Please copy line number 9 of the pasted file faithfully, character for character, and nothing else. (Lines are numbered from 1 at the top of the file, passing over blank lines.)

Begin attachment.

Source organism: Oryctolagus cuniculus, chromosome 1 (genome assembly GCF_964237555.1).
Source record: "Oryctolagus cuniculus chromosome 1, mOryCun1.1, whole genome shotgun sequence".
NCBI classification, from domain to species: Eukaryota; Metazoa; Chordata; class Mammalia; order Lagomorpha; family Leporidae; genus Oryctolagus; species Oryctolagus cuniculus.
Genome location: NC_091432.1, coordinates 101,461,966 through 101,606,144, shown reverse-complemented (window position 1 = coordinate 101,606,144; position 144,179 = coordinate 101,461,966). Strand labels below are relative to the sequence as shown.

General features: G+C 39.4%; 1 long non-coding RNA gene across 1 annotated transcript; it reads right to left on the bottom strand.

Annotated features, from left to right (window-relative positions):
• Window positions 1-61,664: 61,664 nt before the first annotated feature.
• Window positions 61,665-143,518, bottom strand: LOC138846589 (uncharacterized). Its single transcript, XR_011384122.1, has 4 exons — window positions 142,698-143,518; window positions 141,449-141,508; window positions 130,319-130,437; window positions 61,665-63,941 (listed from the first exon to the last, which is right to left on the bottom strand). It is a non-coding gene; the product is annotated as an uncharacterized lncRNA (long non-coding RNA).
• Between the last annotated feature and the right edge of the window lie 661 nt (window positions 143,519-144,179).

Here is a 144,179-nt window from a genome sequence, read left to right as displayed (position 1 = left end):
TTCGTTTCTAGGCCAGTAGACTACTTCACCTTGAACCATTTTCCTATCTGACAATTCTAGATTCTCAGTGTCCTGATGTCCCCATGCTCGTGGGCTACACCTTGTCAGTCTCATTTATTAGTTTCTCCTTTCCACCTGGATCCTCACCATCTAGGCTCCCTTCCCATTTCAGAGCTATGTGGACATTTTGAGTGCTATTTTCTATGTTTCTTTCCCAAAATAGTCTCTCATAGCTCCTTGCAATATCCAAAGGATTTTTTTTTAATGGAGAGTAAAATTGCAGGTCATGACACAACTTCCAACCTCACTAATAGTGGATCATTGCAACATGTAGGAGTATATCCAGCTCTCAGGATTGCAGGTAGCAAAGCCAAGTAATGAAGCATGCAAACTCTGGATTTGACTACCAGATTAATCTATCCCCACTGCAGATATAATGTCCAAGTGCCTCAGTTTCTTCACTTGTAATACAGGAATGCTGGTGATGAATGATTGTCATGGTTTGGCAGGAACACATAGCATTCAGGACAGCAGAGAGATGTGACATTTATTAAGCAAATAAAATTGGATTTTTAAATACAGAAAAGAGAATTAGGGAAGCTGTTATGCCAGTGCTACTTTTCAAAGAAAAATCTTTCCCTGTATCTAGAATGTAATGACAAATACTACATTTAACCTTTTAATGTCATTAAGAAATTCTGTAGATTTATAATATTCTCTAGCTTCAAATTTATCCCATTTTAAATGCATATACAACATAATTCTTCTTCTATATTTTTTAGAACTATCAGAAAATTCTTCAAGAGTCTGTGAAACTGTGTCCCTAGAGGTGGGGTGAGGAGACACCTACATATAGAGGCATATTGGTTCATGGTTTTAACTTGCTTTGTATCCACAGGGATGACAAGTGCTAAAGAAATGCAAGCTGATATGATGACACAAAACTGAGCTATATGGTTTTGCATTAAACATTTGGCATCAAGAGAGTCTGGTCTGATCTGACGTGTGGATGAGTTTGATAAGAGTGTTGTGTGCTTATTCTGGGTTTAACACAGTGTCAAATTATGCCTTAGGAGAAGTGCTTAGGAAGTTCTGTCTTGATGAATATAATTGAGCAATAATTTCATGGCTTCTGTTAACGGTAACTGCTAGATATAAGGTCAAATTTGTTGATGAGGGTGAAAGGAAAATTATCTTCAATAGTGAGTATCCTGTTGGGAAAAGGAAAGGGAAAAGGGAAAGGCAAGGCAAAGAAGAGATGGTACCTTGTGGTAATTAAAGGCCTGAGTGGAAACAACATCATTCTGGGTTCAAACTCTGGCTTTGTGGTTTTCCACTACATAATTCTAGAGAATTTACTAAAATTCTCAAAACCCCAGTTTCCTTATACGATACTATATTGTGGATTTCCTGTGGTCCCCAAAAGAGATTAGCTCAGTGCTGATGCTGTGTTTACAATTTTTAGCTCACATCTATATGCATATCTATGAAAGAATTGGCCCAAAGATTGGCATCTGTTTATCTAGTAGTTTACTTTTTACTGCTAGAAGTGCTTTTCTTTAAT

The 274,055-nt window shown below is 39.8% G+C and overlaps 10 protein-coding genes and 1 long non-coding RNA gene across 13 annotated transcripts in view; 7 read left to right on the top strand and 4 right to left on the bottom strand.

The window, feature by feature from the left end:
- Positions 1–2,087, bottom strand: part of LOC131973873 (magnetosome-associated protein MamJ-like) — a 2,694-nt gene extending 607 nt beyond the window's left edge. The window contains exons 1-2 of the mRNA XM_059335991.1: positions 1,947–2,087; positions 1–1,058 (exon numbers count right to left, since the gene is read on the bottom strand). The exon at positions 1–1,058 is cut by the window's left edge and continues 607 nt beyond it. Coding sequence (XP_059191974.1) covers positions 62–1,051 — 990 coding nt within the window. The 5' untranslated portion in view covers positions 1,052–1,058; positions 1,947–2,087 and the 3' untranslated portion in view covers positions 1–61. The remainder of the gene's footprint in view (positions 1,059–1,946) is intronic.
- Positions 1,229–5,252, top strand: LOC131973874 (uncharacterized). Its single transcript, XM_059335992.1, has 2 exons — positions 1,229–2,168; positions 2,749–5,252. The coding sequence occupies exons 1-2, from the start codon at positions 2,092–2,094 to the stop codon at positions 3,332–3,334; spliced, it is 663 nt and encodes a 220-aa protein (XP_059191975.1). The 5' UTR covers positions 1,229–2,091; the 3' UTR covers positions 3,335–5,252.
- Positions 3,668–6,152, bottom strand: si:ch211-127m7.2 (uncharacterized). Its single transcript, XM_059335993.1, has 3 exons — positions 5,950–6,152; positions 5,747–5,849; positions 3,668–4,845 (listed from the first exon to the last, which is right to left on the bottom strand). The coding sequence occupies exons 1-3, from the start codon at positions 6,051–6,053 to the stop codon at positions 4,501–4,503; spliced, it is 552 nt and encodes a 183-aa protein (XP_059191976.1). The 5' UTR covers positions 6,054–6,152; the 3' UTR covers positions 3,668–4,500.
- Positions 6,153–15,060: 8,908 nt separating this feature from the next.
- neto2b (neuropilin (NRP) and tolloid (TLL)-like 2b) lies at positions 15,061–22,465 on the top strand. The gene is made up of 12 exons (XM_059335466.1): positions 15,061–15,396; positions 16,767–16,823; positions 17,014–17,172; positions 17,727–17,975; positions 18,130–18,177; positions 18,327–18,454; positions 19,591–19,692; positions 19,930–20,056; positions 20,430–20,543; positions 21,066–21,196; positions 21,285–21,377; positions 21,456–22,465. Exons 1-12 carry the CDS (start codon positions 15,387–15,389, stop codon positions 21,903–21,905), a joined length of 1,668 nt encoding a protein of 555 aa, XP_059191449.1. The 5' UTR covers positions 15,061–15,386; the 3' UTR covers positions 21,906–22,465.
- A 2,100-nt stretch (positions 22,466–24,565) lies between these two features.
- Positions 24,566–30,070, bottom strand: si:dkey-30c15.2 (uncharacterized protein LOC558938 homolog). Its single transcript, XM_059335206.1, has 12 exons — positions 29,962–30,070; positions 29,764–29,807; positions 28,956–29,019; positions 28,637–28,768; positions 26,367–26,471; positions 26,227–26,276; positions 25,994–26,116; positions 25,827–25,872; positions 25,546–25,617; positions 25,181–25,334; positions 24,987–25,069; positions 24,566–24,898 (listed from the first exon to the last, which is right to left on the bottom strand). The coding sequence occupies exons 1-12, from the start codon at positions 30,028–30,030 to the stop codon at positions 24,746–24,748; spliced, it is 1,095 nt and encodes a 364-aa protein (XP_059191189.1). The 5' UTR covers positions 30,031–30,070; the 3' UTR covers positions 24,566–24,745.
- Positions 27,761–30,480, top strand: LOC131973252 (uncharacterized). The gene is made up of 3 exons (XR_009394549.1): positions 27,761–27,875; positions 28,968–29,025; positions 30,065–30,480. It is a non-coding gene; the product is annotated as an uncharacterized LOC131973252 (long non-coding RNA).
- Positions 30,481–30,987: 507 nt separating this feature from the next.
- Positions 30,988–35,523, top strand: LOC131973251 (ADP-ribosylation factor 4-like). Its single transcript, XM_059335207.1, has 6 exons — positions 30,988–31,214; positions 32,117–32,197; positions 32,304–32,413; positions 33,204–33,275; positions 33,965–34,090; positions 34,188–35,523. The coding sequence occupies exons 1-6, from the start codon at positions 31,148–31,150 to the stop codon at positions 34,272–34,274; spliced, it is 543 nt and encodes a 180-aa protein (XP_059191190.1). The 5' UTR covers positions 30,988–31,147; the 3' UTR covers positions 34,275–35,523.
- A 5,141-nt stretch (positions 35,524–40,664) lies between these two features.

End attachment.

• Between the last annotated feature and the right edge of the window lie 661 nt (window positions 143,519-144,179).